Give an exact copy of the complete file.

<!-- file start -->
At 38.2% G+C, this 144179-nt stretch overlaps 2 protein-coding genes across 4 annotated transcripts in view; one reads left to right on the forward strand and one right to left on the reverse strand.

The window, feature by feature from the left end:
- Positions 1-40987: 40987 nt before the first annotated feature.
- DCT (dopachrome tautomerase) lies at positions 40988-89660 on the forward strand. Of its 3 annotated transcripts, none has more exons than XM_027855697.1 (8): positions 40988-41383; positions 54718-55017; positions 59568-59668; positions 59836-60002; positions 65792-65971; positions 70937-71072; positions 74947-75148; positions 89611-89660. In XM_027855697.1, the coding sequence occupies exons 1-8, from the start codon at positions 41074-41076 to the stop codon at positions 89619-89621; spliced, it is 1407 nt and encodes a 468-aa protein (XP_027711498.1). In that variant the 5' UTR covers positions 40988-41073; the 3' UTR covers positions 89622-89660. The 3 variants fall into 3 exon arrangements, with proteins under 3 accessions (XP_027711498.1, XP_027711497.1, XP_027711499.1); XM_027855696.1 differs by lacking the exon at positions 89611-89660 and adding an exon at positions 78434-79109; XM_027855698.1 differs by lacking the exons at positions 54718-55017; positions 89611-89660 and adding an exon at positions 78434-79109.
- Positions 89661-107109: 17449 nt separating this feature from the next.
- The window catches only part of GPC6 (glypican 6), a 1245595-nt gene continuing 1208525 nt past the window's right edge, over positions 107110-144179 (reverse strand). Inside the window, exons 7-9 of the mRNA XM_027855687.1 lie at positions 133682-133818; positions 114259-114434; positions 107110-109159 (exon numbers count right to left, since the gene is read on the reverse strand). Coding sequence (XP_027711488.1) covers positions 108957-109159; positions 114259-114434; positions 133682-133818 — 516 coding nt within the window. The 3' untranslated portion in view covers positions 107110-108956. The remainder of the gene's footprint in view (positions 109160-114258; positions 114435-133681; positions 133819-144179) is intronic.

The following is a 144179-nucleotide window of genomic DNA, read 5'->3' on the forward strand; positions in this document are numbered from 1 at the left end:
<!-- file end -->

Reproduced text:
At 38.2% G+C, this 144179-nt stretch overlaps 2 protein-coding genes across 4 annotated transcripts in view; one reads left to right on the forward strand and one right to left on the reverse strand.

The window, feature by feature from the left end:
- Positions 1-40987: 40987 nt before the first annotated feature.
- DCT (dopachrome tautomerase) lies at positions 40988-89660 on the forward strand. Of its 3 annotated transcripts, none has more exons than XM_027855697.1 (8): positions 40988-41383; positions 54718-55017; positions 59568-59668; positions 59836-60002; positions 65792-65971; positions 70937-71072; positions 74947-75148; positions 89611-89660. In XM_027855697.1, the coding sequence occupies exons 1-8, from the start codon at positions 41074-41076 to the stop codon at positions 89619-89621; spliced, it is 1407 nt and encodes a 468-aa protein (XP_027711498.1). In that variant the 5' UTR covers positions 40988-41073; the 3' UTR covers positions 89622-89660. The 3 variants fall into 3 exon arrangements, with proteins under 3 accessions (XP_027711498.1, XP_027711497.1, XP_027711499.1); XM_027855696.1 differs by lacking the exon at positions 89611-89660 and adding an exon at positions 78434-79109; XM_027855698.1 differs by lacking the exons at positions 54718-55017; positions 89611-89660 and adding an exon at positions 78434-79109.
- Positions 89661-107109: 17449 nt separating this feature from the next.
- The window catches only part of GPC6 (glypican 6), a 1245595-nt gene continuing 1208525 nt past the window's right edge, over positions 107110-144179 (reverse strand). Inside the window, exons 7-9 of the mRNA XM_027855687.1 lie at positions 133682-133818; positions 114259-114434; positions 107110-109159 (exon numbers count right to left, since the gene is read on the reverse strand). Coding sequence (XP_027711488.1) covers positions 108957-109159; positions 114259-114434; positions 133682-133818 — 516 coding nt within the window. The 3' untranslated portion in view covers positions 107110-108956. The remainder of the gene's footprint in view (positions 109160-114258; positions 114435-133681; positions 133819-144179) is intronic.

The following is a 144179-nucleotide window of genomic DNA, read 5'->3' on the forward strand; positions in this document are numbered from 1 at the left end: